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What paperwork is required moving into an aged care home? 9.3

Paperwork required when moving to an aged care home

We keep mentioning this because it is so important – time and paperwork is your enemy.

Everything you do when it comes to money requires detailed paperwork. You may think you have access to your partner’s bank accounts but you will need the latest forms and identities filled in and signed. If you haven’t done this in the past say 10 years, you may not be accepted by the bank or super fund or fund manager.   To correct this can take weeks and longer.

Children may have to involve lawyers and GPs to get authority to access documents and accounts.

Searches of the title of the family home often brings up unexpected surprises that have to be researched and corrected.

Family members may be overseas or simply disagreeing with decisions – all of which can stall matters.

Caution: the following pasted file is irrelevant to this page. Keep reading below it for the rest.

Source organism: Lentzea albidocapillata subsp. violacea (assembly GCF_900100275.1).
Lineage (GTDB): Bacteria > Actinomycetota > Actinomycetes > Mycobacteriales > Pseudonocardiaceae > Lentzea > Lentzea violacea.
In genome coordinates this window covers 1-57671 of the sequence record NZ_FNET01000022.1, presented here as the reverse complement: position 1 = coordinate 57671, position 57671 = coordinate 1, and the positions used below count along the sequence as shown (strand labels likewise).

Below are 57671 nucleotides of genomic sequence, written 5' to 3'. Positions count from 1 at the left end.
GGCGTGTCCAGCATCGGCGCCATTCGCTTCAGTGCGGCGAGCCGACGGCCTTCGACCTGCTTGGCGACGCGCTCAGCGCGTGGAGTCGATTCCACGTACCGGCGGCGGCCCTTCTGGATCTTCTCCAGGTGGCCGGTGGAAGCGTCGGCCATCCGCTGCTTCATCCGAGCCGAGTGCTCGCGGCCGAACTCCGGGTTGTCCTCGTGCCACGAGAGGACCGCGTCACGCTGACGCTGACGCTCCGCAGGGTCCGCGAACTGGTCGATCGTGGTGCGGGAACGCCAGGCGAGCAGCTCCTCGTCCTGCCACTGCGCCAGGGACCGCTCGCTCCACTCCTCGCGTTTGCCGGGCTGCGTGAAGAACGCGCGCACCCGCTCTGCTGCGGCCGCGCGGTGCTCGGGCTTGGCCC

The most important document to get in place to cover property and money matters is an Enduring Power of Attorney. This document gives the power to make decisions and take actions in relation to finances, property and legal decisions should you lose ‘capacity’ to make these decisions yourself. More than one person can be appointed an Enduring Power of Attorney. (See Aged Care Homes tab, Section 2.3)

Note: An Enduring Power of Attorney does not give decision making power on health and lifestyle decisions).

The most important document to get in place to cover property and money matters is an Enduring Power of Attorney. 

 

 

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